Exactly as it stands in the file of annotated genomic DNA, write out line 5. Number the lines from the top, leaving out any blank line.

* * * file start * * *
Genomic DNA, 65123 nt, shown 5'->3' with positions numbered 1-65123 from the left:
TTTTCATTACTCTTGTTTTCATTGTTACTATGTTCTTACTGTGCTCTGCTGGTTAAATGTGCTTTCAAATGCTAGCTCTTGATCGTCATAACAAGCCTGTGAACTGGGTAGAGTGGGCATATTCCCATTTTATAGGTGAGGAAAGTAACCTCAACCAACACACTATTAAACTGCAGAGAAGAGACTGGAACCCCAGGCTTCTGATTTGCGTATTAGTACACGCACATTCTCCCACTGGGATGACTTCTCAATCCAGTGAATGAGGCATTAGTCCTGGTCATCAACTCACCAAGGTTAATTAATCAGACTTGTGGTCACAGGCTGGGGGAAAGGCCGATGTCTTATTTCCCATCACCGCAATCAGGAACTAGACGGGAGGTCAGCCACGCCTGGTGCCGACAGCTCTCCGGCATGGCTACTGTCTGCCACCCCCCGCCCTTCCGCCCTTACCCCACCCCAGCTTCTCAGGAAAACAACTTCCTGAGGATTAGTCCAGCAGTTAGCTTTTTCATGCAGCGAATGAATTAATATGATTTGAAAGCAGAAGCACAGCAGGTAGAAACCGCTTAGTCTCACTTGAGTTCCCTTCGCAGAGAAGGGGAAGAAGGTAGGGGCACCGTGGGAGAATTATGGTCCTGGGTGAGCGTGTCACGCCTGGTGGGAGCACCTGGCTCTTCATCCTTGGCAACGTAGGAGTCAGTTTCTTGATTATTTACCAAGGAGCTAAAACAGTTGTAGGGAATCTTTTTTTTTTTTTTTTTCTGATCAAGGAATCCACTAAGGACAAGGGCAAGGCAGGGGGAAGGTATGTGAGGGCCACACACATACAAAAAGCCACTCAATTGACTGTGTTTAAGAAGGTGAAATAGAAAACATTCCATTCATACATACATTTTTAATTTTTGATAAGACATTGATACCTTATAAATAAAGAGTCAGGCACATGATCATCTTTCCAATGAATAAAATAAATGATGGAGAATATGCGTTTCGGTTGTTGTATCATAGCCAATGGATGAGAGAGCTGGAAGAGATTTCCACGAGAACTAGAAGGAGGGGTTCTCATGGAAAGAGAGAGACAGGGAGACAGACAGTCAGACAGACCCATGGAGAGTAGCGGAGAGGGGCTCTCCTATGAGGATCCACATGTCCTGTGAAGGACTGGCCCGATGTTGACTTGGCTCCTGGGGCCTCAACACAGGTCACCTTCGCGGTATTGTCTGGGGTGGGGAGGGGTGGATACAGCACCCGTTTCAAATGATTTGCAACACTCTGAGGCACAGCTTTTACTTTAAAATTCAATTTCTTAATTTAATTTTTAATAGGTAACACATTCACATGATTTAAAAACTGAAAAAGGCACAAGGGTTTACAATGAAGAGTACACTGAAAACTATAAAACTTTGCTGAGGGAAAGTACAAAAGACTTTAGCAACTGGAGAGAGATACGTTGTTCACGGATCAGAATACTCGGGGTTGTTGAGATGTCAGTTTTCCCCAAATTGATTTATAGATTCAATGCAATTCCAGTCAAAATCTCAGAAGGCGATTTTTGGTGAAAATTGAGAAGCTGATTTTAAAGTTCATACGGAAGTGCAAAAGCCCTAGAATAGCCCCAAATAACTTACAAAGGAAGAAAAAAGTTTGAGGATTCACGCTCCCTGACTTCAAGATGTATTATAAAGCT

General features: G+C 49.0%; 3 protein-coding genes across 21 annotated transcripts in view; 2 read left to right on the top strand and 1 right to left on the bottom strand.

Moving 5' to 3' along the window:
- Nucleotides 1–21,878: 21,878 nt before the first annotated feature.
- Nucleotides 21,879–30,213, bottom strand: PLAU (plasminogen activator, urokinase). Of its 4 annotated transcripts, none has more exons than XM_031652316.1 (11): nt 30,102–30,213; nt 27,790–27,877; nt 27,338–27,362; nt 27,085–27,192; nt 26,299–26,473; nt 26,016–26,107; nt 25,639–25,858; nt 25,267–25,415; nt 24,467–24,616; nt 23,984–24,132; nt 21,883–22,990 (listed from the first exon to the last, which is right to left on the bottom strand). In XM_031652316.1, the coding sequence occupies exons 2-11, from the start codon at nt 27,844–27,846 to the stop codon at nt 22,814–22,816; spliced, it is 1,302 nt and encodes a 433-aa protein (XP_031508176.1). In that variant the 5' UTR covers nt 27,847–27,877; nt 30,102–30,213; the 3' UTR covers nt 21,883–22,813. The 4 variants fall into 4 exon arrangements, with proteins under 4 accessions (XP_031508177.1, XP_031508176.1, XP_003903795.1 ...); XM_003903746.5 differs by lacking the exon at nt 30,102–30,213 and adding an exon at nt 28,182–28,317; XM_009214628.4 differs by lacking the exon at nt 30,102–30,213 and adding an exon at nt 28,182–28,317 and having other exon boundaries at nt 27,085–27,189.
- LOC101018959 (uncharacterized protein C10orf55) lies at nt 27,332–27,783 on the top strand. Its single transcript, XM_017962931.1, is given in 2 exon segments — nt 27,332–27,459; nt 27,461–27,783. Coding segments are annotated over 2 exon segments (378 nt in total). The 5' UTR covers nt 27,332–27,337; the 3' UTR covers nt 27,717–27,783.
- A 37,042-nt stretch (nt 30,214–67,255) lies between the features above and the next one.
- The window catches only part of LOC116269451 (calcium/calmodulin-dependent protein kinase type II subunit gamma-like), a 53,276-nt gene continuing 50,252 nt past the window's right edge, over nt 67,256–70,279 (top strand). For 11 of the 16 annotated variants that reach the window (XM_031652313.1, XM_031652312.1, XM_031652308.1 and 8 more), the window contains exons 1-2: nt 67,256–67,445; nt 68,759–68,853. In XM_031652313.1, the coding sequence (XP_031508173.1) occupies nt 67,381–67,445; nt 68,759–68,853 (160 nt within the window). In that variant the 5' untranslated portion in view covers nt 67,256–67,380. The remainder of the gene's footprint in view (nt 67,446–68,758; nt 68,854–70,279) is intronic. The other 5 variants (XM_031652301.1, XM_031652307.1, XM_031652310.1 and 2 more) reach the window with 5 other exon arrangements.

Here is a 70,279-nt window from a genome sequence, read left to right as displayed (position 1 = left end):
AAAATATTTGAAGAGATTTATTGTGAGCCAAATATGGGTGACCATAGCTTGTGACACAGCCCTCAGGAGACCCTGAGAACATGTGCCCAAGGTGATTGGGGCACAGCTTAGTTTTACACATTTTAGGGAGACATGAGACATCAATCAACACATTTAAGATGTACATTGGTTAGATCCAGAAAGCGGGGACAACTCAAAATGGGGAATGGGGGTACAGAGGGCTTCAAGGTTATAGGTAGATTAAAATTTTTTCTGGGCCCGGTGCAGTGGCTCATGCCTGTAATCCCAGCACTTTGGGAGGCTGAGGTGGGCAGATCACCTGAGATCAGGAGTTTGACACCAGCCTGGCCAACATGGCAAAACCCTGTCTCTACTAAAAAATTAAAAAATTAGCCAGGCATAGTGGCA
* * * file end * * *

- Nucleotides 1–21,878: 21,878 nt before the first annotated feature.